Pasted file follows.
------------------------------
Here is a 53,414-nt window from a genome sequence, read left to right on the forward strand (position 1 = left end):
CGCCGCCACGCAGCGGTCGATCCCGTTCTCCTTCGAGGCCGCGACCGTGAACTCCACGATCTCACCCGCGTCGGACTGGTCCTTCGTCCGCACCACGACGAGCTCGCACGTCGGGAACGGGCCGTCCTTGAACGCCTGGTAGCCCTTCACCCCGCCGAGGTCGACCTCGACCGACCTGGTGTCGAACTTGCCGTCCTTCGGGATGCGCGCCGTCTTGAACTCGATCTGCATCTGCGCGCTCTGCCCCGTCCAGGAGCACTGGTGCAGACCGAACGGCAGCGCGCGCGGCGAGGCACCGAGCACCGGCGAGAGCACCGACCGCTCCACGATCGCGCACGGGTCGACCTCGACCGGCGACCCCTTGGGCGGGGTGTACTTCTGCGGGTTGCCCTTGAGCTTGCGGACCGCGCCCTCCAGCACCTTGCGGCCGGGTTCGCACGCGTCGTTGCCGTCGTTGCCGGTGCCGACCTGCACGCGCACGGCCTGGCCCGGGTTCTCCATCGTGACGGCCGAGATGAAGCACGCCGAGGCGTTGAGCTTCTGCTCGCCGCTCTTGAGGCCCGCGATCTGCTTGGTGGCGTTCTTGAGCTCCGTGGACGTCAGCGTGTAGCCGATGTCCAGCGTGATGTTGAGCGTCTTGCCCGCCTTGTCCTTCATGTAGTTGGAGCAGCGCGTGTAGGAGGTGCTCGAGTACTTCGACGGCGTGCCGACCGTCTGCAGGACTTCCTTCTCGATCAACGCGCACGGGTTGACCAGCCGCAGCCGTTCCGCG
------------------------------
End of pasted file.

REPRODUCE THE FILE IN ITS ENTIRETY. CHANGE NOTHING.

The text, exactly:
Here is a 53,414-nt window from a genome sequence, read left to right on the forward strand (position 1 = left end):
CGCCGCCACGCAGCGGTCGATCCCGTTCTCCTTCGAGGCCGCGACCGTGAACTCCACGATCTCACCCGCGTCGGACTGGTCCTTCGTCCGCACCACGACGAGCTCGCACGTCGGGAACGGGCCGTCCTTGAACGCCTGGTAGCCCTTCACCCCGCCGAGGTCGACCTCGACCGACCTGGTGTCGAACTTGCCGTCCTTCGGGATGCGCGCCGTCTTGAACTCGATCTGCATCTGCGCGCTCTGCCCCGTCCAGGAGCACTGGTGCAGACCGAACGGCAGCGCGCGCGGCGAGGCACCGAGCACCGGCGAGAGCACCGACCGCTCCACGATCGCGCACGGGTCGACCTCGACCGGCGACCCCTTGGGCGGGGTGTACTTCTGCGGGTTGCCCTTGAGCTTGCGGACCGCGCCCTCCAGCACCTTGCGGCCGGGTTCGCACGCGTCGTTGCCGTCGTTGCCGGTGCCGACCTGCACGCGCACGGCCTGGCCCGGGTTCTCCATCGTGACGGCCGAGATGAAGCACGCCGAGGCGTTGAGCTTCTGCTCGCCGCTCTTGAGGCCCGCGATCTGCTTGGTGGCGTTCTTGAGCTCCGTGGACGTCAGCGTGTAGCCGATGTCCAGCGTGATGTTGAGCGTCTTGCCCGCCTTGTCCTTCATGTAGTTGGAGCAGCGCGTGTAGGAGGTGCTCGAGTACTTCGACGGCGTGCCGACCGTCTGCAGGACTTCCTTCTCGATCAACGCGCACGGGTTGACCAGCCGCAGCCGTTCCGCG